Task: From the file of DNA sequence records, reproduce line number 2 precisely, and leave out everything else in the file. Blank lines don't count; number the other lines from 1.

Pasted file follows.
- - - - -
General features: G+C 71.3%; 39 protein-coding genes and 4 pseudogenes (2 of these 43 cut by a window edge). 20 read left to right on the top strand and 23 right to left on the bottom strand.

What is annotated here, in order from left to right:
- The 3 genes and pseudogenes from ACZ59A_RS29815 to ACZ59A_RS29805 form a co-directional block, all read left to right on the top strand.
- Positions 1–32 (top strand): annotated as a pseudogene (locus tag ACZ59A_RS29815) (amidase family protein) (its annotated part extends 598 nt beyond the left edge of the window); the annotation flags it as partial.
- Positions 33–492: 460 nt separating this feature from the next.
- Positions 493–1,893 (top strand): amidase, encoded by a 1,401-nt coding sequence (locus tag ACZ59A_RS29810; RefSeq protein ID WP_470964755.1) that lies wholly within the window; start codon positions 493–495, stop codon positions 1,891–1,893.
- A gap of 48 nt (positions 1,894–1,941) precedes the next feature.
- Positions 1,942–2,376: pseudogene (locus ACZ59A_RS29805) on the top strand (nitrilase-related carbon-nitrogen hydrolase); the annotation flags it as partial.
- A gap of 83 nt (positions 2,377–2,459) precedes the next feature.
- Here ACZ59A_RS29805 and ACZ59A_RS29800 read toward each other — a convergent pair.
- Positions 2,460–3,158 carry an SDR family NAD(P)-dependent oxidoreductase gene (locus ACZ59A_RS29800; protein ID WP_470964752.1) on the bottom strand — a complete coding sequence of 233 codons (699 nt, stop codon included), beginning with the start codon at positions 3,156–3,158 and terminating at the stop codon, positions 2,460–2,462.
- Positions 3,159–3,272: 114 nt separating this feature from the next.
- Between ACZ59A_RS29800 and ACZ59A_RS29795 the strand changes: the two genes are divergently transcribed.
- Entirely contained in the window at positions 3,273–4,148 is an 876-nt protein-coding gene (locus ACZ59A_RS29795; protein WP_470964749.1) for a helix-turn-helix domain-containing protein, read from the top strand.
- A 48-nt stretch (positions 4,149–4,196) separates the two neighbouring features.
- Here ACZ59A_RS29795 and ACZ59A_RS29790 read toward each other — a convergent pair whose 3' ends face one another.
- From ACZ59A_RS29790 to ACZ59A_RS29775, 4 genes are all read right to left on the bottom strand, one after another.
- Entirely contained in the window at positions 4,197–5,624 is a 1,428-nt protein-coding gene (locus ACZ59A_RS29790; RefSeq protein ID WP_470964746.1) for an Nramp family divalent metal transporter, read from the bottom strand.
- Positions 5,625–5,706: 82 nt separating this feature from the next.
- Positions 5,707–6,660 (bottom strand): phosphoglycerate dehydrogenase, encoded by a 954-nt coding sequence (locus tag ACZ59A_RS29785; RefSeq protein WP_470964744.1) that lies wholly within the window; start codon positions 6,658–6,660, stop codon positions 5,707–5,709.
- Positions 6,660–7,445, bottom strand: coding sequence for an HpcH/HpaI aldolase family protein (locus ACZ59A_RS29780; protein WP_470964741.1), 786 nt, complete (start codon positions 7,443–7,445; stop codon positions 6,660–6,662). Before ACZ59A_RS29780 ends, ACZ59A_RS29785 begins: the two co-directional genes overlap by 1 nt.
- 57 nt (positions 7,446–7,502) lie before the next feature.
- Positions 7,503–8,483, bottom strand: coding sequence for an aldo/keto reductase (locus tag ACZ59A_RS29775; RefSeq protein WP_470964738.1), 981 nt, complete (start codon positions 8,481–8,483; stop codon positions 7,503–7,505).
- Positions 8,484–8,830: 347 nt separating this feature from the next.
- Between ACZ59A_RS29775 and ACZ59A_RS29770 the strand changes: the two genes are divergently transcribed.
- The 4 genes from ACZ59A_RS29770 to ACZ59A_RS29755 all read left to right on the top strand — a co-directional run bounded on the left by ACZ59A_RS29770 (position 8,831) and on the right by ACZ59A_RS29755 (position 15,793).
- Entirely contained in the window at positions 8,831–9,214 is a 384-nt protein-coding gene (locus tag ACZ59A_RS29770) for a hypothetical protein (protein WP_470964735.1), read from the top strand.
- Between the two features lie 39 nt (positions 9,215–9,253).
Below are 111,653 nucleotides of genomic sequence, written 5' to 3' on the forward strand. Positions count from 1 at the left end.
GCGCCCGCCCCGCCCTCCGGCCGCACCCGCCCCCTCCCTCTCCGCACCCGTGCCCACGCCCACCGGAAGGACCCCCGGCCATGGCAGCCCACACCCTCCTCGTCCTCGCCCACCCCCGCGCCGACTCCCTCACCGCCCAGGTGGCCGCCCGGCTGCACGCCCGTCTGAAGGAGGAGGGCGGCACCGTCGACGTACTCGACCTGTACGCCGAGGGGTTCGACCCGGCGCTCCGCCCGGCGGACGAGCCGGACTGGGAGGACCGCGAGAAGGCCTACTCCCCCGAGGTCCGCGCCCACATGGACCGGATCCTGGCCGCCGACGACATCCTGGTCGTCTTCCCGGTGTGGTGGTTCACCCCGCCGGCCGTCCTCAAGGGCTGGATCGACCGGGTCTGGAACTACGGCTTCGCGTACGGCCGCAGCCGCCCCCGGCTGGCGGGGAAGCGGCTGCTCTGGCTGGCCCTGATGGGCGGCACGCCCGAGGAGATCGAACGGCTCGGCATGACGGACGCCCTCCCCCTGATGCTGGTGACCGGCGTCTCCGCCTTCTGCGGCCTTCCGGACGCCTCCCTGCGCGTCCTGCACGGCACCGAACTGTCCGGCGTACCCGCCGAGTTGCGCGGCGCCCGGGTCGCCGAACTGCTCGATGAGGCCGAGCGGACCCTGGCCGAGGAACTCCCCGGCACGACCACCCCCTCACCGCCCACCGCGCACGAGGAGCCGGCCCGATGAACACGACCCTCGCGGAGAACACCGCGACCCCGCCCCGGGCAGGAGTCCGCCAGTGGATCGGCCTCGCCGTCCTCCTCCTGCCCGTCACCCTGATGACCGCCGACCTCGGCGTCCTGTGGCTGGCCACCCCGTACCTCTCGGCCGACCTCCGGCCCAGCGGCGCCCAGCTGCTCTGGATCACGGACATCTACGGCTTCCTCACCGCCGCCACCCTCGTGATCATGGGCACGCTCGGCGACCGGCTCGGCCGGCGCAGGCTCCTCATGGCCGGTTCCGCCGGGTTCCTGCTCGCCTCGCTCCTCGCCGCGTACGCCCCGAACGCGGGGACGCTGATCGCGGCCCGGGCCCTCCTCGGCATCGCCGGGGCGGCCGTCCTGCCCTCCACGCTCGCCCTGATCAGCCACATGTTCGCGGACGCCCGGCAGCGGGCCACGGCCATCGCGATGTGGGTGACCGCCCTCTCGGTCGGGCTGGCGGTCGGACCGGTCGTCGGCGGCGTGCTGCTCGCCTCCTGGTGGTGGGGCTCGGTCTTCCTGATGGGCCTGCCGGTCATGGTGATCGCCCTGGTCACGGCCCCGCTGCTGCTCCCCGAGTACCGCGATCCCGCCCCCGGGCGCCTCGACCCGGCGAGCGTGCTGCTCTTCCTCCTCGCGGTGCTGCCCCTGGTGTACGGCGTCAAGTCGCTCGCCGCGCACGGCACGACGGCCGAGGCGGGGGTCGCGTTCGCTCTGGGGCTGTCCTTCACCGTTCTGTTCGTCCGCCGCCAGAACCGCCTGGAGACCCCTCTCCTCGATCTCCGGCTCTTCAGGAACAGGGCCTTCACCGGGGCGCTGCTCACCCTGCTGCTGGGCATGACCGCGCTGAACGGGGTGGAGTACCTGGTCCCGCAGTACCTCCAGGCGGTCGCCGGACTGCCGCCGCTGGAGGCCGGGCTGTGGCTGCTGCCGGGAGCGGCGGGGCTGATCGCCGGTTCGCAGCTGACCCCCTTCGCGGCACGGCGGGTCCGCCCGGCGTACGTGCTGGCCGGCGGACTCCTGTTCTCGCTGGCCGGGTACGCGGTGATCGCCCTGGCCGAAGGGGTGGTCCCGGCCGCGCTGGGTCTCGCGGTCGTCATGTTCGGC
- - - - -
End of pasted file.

What is annotated here, in order from left to right: